The Guitars I use and how they will benefit different styles.

Originally Posted 15/2/14

This list will explain each guitar model I use and how each one will specify differently in each track, explaining their specs and effectiveness to a style I may choose to influence a track in the final product.

The first electric guitar I have possessed is an Ibanez RG1451 Prestige model made in Japan. It has a bolt on neck construction, meaning that the neck and body of the guitar are as separate as can be, with 4 bolts holding them together. A benefit of the bolt on neck is that it brings a more twangy sound to it, complemented by the passive single coil pickups, giving that jazz tone it was made for. I use this guitar to play more acoustic and electric oriented songs between the tunings of E Standard and Drop B. What make this guitar different from the others are its passive pickups, meaning they are not battery powered like the other guitars and have a more smoother, linguistic tone. This guitar also has the option to split the coils inside on the neck (top two) and bridge (bottom two) pickups with its 5-way pickup selector switch. This allows a more Fender style sound like their iconic Stratocaster or Telecaster guitars. This guitar stays in tune most efficiently without the help of any strings locking systems. This is my only guitar to feature a tight end bridge that holds the strings in a constant state of tension thus holding better tuning, very beneficial for chords. I personally adore the simplicity of this guitars tone, it will definitely be used to track the chords of any song within the specified tunings, delivering the clarity I want in most likely a jazz/funk/indie-rock inspired piece. 

The second electric guitar I own is an ESP MKII with a Floyd Rose Tremelo Bridge, meaning that there is a manual arm attached to the bridge, altering the tuning and distorting the original sound of chords and notes. This guitar has 2 battery powered active pickups with a 3-way selector that brings a fuzzy, rich tone to clean chords for styles like jazz, funk and strong lead solos and chords for overdriven tone. Likewise, this guitar was also made in Japan, with the highest quality amongst all my guitars, having a neck-through structure which is widely seen as the most efficient way of constructing a guitar for smooth playing and no sparing of tonality and clarity. I will use this guitar most likely tuned to E Standard to Eb Standard and to track the solos and leads through the neck pickup (top one). 

My third electric guitar is an LTD EC-1000 Model which was manufactured in Korea but is claimed to be one of the best in the LTD guitar range. I use this guitar mostly for heavy tunings such as Drop A# all the way down to Drop G, but I mostly use Drop A and Drop G# through a thicker gauge of strings to keep the tone tight at such a low tuning. This will undoubtedly be used in a track where I’ll chose to make a more modern heavy song in either Drop A or G#. This guitar has a set-neck construction, meaning that neck has been glued onto the body, this gives a more rounded tone to resonate between the body and neck, as opposed to the bolt on Ibanez guitar that would present more twang. With the same active pickups as the ESP, I can make a tone that sounds more full, specifically through palm mutes in the low tunings. A common feature marketed on this guitar is the fact that it is made for heavy music.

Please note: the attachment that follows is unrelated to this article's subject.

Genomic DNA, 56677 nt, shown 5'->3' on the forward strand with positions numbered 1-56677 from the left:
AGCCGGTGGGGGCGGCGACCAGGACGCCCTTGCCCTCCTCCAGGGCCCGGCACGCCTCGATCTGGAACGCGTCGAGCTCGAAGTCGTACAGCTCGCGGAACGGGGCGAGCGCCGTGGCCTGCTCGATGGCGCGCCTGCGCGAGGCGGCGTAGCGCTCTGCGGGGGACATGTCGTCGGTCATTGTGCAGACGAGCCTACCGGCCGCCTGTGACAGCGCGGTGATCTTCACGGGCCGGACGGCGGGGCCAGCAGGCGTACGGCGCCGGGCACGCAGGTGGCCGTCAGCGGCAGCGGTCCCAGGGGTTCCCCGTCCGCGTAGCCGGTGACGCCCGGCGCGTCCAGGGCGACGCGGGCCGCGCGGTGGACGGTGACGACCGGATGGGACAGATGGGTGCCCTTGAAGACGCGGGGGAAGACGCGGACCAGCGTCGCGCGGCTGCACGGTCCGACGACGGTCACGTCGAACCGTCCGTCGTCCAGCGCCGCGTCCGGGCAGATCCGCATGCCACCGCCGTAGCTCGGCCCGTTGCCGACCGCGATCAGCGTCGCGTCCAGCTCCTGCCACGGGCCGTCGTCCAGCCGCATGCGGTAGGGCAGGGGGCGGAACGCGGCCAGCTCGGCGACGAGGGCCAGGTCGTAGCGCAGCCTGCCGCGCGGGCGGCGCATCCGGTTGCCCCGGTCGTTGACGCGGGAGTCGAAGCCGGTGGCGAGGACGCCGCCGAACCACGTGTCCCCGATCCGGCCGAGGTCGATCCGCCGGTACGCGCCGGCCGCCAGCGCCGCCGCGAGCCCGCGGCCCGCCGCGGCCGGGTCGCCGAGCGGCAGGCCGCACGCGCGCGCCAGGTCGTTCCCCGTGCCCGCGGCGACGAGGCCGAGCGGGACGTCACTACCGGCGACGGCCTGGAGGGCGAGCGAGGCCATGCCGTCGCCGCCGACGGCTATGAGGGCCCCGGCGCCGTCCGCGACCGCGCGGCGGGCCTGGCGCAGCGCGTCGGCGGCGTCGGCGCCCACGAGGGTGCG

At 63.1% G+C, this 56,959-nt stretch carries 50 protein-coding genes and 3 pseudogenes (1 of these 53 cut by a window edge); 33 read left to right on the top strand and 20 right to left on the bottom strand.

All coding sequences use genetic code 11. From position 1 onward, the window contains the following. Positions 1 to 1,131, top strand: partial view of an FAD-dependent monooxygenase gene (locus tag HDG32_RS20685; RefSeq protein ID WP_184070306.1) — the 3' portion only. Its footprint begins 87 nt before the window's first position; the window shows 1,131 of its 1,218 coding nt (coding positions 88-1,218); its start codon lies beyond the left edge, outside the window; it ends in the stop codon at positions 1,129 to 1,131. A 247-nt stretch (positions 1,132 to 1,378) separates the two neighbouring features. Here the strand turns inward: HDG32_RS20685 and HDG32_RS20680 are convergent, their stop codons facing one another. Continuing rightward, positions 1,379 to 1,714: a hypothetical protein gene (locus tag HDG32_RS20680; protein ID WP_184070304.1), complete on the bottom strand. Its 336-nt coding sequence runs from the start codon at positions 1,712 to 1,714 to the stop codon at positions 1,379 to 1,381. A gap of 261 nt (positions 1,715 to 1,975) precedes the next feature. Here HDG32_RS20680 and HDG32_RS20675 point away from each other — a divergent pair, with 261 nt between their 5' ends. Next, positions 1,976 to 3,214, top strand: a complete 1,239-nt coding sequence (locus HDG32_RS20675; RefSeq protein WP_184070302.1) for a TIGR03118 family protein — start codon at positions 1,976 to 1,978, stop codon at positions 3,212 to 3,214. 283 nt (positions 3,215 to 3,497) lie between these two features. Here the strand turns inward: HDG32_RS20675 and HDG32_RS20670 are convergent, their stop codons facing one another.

For my acoustic guitar I am using a Takamine EF341SC which is Jon Bon Jovi’s signature acoustic as well. This is crafted well with a small in-built compartment on the side to activate the battery to plug into DI’s or amps and also manipulate the volume, bass, mid and treble directly. I will be using this in at least 2 tracks to directly plug into whatever sound audio box I find and also through my amp to the box for added effects into whichever DAW I end up using. With my experience this guitar does great doing open chords and and open tunings like drop D, being beneficial to my intended purpose for the guitar in tracking. 

Lastly I am using a Phoenix “P” styled bass guitar, borrowed of fellow Stage 2 MiS classmate Jordan Gibbs. This bass will be tuned to each tuning I use throughout each track. The bass also has a tone selector that differentiates between a thinner tone that can suit funk well and a rounded tone that sounds muffled. I will be tracking this through my line 6 amp to help manipulate the settings of each style I chose in the bass guitar’s tone such as the twang setting with a slight phaser effect for example.

Equipment List - Initial Equipment/Gear - Opinions on Items

Originally Posted 10/2/14

Whilst creating the ideas for this MiS, I’ll be demonstrating my current equipment list from the start of this course and how each piece of equipment will benefit the styles I’ll pursue through a basic debrief of each item and how they are most popularly used and how they are used by me.  

For my Music Individual Study I knew that with recording at minimum a 4 track original CD, I would require enough variation in equipment and gear to suit my styles/abilities most efficiently and effectively. This is a list of all the equipment I run with some detail and history from each item as well as how I run it all on my rig.

Firstly I use Dunlop jazz 3.0mm picks for practically all my guitar playing, they’re very small picks that are quite thick and contoured for smooth, fast, controlled and aggressive picking. They are very durable, these picks don’t wear down easily at all and are manufactured by Lexan, a well-known general electrics plastics trademark. I prefer the purple, thicker picks and transitioned to them from the 1.0mm red Dunlop jazz picks